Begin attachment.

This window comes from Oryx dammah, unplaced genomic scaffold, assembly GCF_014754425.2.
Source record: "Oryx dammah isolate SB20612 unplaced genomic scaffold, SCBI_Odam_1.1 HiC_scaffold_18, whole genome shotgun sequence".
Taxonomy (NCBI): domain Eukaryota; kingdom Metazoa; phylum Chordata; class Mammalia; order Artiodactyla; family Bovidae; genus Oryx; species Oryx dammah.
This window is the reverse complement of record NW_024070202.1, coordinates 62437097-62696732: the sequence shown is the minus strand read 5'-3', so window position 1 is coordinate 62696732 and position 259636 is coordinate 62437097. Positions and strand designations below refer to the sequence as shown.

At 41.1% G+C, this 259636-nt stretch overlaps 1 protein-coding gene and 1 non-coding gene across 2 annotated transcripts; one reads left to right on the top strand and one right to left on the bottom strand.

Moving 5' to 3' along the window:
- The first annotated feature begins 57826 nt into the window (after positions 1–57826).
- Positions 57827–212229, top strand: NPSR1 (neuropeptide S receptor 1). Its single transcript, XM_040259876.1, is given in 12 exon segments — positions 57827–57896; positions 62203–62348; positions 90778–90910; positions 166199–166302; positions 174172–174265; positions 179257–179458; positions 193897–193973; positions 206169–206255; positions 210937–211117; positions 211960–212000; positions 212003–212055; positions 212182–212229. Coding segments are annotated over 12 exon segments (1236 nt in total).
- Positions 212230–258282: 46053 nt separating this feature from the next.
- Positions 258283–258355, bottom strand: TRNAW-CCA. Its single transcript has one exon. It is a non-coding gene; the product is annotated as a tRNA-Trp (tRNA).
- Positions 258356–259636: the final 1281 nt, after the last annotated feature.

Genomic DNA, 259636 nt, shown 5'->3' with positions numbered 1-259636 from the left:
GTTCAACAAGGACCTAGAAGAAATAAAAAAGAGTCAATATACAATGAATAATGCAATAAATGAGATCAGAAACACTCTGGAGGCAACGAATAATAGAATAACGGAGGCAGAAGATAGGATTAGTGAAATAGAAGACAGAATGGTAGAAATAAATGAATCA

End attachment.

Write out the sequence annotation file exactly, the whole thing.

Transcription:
This window comes from Oryx dammah, unplaced genomic scaffold, assembly GCF_014754425.2.
Source record: "Oryx dammah isolate SB20612 unplaced genomic scaffold, SCBI_Odam_1.1 HiC_scaffold_18, whole genome shotgun sequence".
Taxonomy (NCBI): domain Eukaryota; kingdom Metazoa; phylum Chordata; class Mammalia; order Artiodactyla; family Bovidae; genus Oryx; species Oryx dammah.
This window is the reverse complement of record NW_024070202.1, coordinates 62437097-62696732: the sequence shown is the minus strand read 5'-3', so window position 1 is coordinate 62696732 and position 259636 is coordinate 62437097. Positions and strand designations below refer to the sequence as shown.

At 41.1% G+C, this 259636-nt stretch overlaps 1 protein-coding gene and 1 non-coding gene across 2 annotated transcripts; one reads left to right on the top strand and one right to left on the bottom strand.

Moving 5' to 3' along the window:
- The first annotated feature begins 57826 nt into the window (after positions 1–57826).
- Positions 57827–212229, top strand: NPSR1 (neuropeptide S receptor 1). Its single transcript, XM_040259876.1, is given in 12 exon segments — positions 57827–57896; positions 62203–62348; positions 90778–90910; positions 166199–166302; positions 174172–174265; positions 179257–179458; positions 193897–193973; positions 206169–206255; positions 210937–211117; positions 211960–212000; positions 212003–212055; positions 212182–212229. Coding segments are annotated over 12 exon segments (1236 nt in total).
- Positions 212230–258282: 46053 nt separating this feature from the next.
- Positions 258283–258355, bottom strand: TRNAW-CCA. Its single transcript has one exon. It is a non-coding gene; the product is annotated as a tRNA-Trp (tRNA).
- Positions 258356–259636: the final 1281 nt, after the last annotated feature.

Genomic DNA, 259636 nt, shown 5'->3' with positions numbered 1-259636 from the left:
GTTCAACAAGGACCTAGAAGAAATAAAAAAGAGTCAATATACAATGAATAATGCAATAAATGAGATCAGAAACACTCTGGAGGCAACGAATAATAGAATAACGGAGGCAGAAGATAGGATTAGTGAAATAGAAGACAGAATGGTAGAAATAAATGAATCA